Adjusted Return: The deduction of a fixed annual dividend from the index is called Adjusted Return. This deduction is made daily on an aliquot basis and eliminates any dividend uncertainties. The abbreviation is AR. As an example, the Solactive® Metaverse Technology and Services EUR Index is 3.5% AR.
Annual Interest Payment Dates: In the case of Certificates with a fixed interest rate, investors receive payment of the fixed interest rate and any extra interest rates on the annual interest payment dates specified in advance
Annualization: In the financial world, yields/interest rates are usually annualized (p.a.). This means that the yields/interest rates are annualized. Annualization makes it easier to compare financial products with different maturities.
Annual valuation days: On the annual valuation days, the respective underlying price is compared with the payout level for express certificates. There is either an early redemption of the certificate if the underlying price is at or above the payout level, or an extension of the term by one year - up to the maximum maturity date - if the underlying price is below the corresponding payout level. The annual valuation days are determined in advance.
Ask price: The ask price is the price at which the certificate can be purchased by the investor. See also bid price.
Bail-in: Bail-in refers to the participation of creditors of a credit institution (i.e. investors in its debt instruments) in its losses in the event of reorganization or resolution in the event of imminent insolvency. The Federal Act on the Recovery and Resolution of Banks ("BaSAG") regulates, among other things, the participation of creditors of a bank in the event that the bank becomes distressed and is wound up under supervisory law. Holders of certificates may be affected by such a regulatory measure in the event of an officially imposed resolution, i.e. their claims as holders of certificates against the bank may be written down in whole or in part or certificates may be converted into equity capital of the bank. For further information, please visit www.raiffeisenzertifikate.at/en/basag.
Barrier: The barrier of a bonus certificate is the price threshold which the underlying asset may neither touch nor fall below during the term in order for the bonus mechanism to remain intact. If the barrier is breached, the bonus mechanism is suspended and the investor is exposed to the full market risk.
Barrier observation: The barrier is observed in order to determine whether this price threshold is touched or undercut. This can be done in three ways:
Continuous observation: Every price of the underlying is used.
Daily observation: Only the daily closing prices are decisive.
Final value: Only the closing price of the underlying on the last valuation day is relevant.
Bearer bond: From a legal point of view, certificates are bearer bonds of the issuer and thus represent freely tradable financial instruments.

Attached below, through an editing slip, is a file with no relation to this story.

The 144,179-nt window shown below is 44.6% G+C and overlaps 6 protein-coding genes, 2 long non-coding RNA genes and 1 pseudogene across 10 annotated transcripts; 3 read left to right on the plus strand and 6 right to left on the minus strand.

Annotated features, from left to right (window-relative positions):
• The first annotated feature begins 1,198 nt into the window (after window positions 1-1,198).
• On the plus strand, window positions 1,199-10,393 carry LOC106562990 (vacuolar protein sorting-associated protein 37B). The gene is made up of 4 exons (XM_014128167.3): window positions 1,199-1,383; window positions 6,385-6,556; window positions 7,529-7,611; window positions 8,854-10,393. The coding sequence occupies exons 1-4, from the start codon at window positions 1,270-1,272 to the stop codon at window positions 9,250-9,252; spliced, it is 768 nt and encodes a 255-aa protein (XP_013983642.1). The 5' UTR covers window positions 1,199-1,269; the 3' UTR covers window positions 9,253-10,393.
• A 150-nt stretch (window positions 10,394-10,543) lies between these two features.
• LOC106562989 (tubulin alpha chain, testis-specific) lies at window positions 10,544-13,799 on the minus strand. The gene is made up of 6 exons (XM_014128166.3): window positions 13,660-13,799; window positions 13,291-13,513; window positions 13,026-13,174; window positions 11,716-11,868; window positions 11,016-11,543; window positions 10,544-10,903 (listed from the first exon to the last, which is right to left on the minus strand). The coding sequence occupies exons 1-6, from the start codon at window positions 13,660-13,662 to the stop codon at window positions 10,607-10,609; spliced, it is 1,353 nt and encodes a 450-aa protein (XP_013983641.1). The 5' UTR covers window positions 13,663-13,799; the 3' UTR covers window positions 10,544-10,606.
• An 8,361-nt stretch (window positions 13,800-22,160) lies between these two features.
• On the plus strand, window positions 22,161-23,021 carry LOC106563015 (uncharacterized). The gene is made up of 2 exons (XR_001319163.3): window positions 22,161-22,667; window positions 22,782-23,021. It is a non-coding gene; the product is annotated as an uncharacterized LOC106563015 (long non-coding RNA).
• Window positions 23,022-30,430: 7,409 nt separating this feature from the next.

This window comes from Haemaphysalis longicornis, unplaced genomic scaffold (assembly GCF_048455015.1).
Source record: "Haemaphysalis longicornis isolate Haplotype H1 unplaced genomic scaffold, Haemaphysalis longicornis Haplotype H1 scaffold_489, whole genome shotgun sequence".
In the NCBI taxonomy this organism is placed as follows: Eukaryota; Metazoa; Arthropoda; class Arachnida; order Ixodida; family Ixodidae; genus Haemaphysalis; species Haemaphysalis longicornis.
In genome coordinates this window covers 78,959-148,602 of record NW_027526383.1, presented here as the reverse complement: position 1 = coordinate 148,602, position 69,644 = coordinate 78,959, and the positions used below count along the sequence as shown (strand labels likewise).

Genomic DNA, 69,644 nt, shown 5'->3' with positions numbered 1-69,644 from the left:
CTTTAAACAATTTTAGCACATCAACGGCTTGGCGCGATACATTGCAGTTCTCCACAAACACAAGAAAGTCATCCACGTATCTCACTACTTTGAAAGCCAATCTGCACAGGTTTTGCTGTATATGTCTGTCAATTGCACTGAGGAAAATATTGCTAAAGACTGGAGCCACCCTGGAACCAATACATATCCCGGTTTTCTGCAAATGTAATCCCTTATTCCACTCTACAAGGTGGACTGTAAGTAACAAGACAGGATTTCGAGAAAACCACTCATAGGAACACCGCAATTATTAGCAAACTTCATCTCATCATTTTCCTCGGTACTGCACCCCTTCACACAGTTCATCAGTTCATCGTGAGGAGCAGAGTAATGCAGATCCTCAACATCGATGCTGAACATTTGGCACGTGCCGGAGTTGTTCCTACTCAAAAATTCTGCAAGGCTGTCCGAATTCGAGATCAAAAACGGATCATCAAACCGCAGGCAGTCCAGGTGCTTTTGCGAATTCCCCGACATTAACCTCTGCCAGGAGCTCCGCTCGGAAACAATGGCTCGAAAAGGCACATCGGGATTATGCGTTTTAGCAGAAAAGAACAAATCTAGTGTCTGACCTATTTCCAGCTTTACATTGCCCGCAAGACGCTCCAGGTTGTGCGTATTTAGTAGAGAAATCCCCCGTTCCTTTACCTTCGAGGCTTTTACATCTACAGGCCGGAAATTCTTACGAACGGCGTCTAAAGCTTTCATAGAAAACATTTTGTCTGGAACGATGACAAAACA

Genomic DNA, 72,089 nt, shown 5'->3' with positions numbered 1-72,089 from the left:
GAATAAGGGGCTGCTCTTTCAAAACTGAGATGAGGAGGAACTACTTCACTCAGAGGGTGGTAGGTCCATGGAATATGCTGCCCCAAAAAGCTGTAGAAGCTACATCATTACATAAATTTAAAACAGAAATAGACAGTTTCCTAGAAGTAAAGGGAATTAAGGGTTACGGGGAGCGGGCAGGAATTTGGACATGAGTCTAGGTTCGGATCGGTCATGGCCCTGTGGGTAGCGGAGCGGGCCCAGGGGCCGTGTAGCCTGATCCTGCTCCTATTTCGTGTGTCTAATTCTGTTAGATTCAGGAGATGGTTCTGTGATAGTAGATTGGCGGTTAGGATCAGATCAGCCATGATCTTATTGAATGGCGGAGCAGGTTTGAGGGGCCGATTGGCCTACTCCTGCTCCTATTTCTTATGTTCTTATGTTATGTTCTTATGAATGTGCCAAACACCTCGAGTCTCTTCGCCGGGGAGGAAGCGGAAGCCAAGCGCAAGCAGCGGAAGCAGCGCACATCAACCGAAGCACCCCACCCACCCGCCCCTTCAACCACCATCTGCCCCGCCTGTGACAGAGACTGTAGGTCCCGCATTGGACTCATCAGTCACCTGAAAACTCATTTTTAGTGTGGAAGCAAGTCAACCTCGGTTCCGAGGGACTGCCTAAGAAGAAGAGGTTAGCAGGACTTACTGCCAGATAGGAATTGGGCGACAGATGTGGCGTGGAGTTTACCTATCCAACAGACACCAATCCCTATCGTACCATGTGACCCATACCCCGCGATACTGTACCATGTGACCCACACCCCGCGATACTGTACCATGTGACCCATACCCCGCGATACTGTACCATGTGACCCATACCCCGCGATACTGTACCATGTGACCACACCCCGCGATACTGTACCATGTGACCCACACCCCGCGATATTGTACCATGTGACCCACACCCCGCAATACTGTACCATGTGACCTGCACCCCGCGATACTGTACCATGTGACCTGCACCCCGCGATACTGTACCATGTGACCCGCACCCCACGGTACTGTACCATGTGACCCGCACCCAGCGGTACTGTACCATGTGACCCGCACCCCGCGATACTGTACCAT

Benchmark index: A benchmark index serves as a reference value, for example for a specific region or for a specific industry. For example, the EURO STOXX 50® Index serves as a benchmark for the Eurozone economy and the STOXX® Europe 600 Automobiles & Parts Index serves as a benchmark for the European automotive industry.
Bid price: The bid price is the price at which the certificate can be sold by the investor. See also ask price.
Bond: Bonds are capital protection certificates whose payout is dependent on the performance of the underlying instrument at a specific, predefined payout level. Bonds can also have a variable or fixed interest rate.
Bonus certificate: Bonus certificates allow the investor to invest in an underlying asset with reduced risk. Usually this is a share or an index. Classic bonus certificates are equipped with a barrier and a bonus level (or fixed interest rate). The barrier is set below, the bonus level above the starting value of the underlying. Bonus certificates show their strengths especially in sideways markets. For more information, please see our product category brochure. Download PDF now.
Bonus level: The bonus level for a bonus certificate is the price threshold of the underlying at which the certificate is redeemed, provided the barrier has not been breached during the term.
Break-even (warrant): In the case of warrants, the term break-even refers to the price of the underlying asset at which the profit on the warrant equals the cost of purchasing it.
Call: A "call" is a warrant that theoretically gives the investor the right to buy the underlying security - taking into account the subscription ratio - at a predetermined price at a certain point in time (European exercise) or during a certain period (American exercise). See also put.
Cap: The cap represents the price of the underlying of a certificate up to which the investor can participate and thus corresponds to the maximum amount (maximum payout amount). In the case of bonus certificates, the cap usually corresponds to the bonus level.
Capital protection certificate: Capital protection certificates offer protection for the invested capital at maturity and are therefore particularly suitable for safety-oriented investors as an entry product into the world of securities. Underlyings are usually indices, individual shares or futures contracts on commodities. You can find more information in our product category brochure. Download PDF now.
Certificates: Certificates are financial instruments that relate to an underlying asset (e.g. shares, indices, commodities). From a legal perspective, they represent bearer bonds of the issuer and are therefore subject to issuer risk. There are certificates for every market scenario - investors can bet on rising, falling or sideways-running markets. Certificates are considered to be extremely transparent financial instruments, as a predefined payout profile is already set at the beginning of the term. This means that investors know at all times how the redemption will be made at maturity depending on the underlying. Certificates can be devided into the following categories: